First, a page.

September 29, 2020

Online Consumer Loans Faring Better Than Expected

EXCERPT: Consumer loans are performing better than the general economic conditions would predict, which bodes well for high-quality consumer loan portfolios.

Consumers are spending less amid the coronavirus pandemic and are paying down their debt.

The online lending sphere has made considerable strides in the financial industry, filling a void that an increasing number of digitally-savvy consumers have been looking to fill. But there have been concerns over how the industry would fare during times of high unemployment.

The coronavirus pandemic has seemingly answered that question. While the economy has taken a massive hit as a result of the health crisis and millions of Americans have filed for unemployment benefits, credit quality has managed to stay afloat. In fact, it's done better than anticipated, as explained in a recent American Banker article.

Consumer Borrowers Faring Rather Well Despite the Crisis

Recent data from data firm dv01 has shown that the share of borrowers continuing to make timely loan payments rose in August, despite the expiration of unemployment benefits from the government. Online consumer loan performance has been maintained.

There was, however, a blip on the radar when the pandemic first hit. The percentage of online borrowers failing to make timely payments soared to 16.5 percent in May, up from 5 to 6 percent prior to the pandemic. But by August, the number dropped down to 8.9 percent, although there were still accounts in hardship deferment.

While credit performance for online loans could still worsen over the coming weeks - especially if unemployment remains high - consumers seem to be doing much better than expected. Rather than borrowing to keep up with large expenditures, consumers are actually deleveraging to mitigate against risk.

When the online lending industry started to take off years ago, there was some speculation that lenders would not fare well in the midst of an economic downturn. But we've been seeing a significant decline in consumer spending and fewer loans being taken out to support big purchases. And with less spending comes fewer required credit card and loan payments.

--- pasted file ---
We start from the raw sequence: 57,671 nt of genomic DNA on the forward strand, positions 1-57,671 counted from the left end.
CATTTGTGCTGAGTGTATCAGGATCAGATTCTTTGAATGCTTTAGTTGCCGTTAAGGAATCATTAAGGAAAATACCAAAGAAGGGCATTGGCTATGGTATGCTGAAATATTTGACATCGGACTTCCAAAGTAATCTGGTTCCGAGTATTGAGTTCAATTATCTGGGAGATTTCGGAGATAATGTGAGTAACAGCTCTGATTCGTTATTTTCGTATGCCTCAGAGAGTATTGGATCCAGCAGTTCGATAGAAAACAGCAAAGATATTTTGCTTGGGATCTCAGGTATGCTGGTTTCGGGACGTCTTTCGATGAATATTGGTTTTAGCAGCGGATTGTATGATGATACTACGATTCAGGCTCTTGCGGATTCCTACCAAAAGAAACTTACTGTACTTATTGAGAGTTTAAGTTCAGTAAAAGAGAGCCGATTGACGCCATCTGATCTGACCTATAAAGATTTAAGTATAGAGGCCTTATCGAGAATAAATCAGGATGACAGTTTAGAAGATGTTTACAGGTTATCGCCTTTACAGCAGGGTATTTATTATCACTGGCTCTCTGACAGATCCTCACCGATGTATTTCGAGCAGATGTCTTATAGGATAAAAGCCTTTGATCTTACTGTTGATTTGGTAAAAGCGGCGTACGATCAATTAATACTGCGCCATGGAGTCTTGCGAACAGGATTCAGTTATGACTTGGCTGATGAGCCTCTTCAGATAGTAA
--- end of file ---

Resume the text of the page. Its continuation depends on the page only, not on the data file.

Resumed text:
LendingClub's loans on hardship plans may have reached 12 percent in May, but they dipped to under 5 percent by July.

Less Spending and More Saving Among Consumers

Consumer saving has been rampant over recent weeks, with the personal savings rate currently over 15 percent for the first time in decades.

Perhaps consumers are more fearful of overspending as they deal with the economic debacle caused by the coronavirus pandemic. In turn, Americans are pinching their pennies while paying down existing debt. The share of online loan balances being paid off early has increased since before the pandemic. Borrowers may be applying for installment loans to refinance high-rate credit card debt at a lower interest rate.

Perhaps the fallout of the 2008 economic crisis may have impacted how consumers behave in the midst of financial uncertainty. For many, their property values and incomes have never fully recovered.

But this time around, consumers have gone into the current recession with stronger balance sheets compared to the last crisis. While loans on hardship plans with LendingClub peaked at 12 percent in May, they dropped to less than 5 percent two months later.

Loan issuance in the online lending industry increased by 21 percent from June to July, though that number is still far from the 56 percent drop from the same time last year.

Lenders May Want to Consider Adding Consumer Loans to the Books

Given how well consumer borrowers have been holding up throughout the pandemic, this is good news for lenders with high-quality consumer loans on the books. Lenders may want to increase their share of such loans by acquiring assets that will help strengthen and diversify their loan portfolios.

Garnet Capital has plenty of robust consumer loan portfolios available and can help lenders facilitate the required transactions.

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